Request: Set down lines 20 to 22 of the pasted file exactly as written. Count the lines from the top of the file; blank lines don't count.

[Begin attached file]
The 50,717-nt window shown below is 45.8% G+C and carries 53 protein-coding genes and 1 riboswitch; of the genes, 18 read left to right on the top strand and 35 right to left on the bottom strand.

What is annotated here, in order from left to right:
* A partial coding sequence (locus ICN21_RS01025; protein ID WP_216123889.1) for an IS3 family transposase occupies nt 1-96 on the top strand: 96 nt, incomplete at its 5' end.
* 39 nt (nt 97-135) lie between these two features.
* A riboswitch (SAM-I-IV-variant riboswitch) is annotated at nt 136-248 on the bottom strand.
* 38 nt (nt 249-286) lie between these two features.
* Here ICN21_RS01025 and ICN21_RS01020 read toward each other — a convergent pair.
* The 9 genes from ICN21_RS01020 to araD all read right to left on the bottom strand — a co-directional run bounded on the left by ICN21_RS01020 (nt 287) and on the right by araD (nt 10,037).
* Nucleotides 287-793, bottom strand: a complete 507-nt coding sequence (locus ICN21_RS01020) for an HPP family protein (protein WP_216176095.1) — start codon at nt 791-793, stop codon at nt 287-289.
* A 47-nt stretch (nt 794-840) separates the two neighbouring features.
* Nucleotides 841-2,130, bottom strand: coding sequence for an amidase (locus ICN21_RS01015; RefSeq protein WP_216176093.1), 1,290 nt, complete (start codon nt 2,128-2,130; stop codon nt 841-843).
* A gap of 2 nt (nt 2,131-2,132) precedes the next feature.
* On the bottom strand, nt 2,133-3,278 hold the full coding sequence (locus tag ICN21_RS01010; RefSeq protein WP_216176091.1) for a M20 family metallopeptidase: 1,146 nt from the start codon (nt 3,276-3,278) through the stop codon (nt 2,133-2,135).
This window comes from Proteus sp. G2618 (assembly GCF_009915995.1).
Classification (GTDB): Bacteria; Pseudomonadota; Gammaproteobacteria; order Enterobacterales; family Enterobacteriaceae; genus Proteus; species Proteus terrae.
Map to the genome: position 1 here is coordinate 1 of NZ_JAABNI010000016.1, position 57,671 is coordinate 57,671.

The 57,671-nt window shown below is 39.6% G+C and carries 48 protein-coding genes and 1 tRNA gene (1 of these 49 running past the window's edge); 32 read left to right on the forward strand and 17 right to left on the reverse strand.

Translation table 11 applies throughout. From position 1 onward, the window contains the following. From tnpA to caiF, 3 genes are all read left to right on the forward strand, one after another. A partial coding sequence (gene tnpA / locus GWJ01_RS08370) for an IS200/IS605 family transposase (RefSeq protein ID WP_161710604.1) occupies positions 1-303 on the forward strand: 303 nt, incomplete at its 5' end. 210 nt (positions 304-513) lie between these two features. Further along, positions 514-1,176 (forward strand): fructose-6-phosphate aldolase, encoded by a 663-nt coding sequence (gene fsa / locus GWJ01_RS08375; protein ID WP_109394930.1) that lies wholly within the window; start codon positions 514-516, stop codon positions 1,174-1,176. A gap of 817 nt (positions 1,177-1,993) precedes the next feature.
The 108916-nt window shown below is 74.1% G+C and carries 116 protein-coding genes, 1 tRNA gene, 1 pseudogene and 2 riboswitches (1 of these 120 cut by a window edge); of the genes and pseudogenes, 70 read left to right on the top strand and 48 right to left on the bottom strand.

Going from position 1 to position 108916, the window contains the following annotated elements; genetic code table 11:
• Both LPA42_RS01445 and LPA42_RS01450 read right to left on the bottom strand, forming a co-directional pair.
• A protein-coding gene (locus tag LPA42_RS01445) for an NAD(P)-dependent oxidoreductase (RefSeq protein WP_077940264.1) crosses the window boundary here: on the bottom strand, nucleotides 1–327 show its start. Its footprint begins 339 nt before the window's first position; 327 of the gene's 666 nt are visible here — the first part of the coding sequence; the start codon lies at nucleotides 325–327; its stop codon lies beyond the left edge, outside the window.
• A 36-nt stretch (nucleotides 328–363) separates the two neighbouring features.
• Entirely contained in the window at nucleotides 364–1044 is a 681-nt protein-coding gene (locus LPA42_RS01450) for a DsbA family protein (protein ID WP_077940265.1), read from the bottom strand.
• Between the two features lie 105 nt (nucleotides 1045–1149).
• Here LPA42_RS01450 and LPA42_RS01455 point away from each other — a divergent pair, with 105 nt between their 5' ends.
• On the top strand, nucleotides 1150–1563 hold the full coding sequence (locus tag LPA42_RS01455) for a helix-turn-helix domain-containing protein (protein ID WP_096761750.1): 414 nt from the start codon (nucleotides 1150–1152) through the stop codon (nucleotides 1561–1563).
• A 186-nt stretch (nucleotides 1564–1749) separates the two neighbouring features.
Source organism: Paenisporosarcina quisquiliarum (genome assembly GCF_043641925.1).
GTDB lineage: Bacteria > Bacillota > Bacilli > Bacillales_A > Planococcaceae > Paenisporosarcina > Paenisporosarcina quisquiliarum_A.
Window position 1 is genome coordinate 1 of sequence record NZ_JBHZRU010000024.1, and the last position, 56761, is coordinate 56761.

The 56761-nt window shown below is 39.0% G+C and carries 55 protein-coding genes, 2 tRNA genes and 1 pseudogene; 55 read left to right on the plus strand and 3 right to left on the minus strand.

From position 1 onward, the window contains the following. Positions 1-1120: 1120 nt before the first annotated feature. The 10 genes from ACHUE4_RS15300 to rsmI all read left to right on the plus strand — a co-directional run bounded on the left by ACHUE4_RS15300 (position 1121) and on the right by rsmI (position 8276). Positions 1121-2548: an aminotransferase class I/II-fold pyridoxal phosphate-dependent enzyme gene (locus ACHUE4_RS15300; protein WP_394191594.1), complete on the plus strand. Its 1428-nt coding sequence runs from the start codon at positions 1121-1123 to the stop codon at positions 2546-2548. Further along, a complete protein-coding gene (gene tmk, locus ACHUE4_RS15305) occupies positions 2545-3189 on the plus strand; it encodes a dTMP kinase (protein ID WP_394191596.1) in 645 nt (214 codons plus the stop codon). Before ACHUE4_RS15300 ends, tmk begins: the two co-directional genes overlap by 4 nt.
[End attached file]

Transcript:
Going from position 1 to position 108916, the window contains the following annotated elements; genetic code table 11:
• Both LPA42_RS01445 and LPA42_RS01450 read right to left on the bottom strand, forming a co-directional pair.
• A protein-coding gene (locus tag LPA42_RS01445) for an NAD(P)-dependent oxidoreductase (RefSeq protein WP_077940264.1) crosses the window boundary here: on the bottom strand, nucleotides 1–327 show its start. Its footprint begins 339 nt before the window's first position; 327 of the gene's 666 nt are visible here — the first part of the coding sequence; the start codon lies at nucleotides 325–327; its stop codon lies beyond the left edge, outside the window.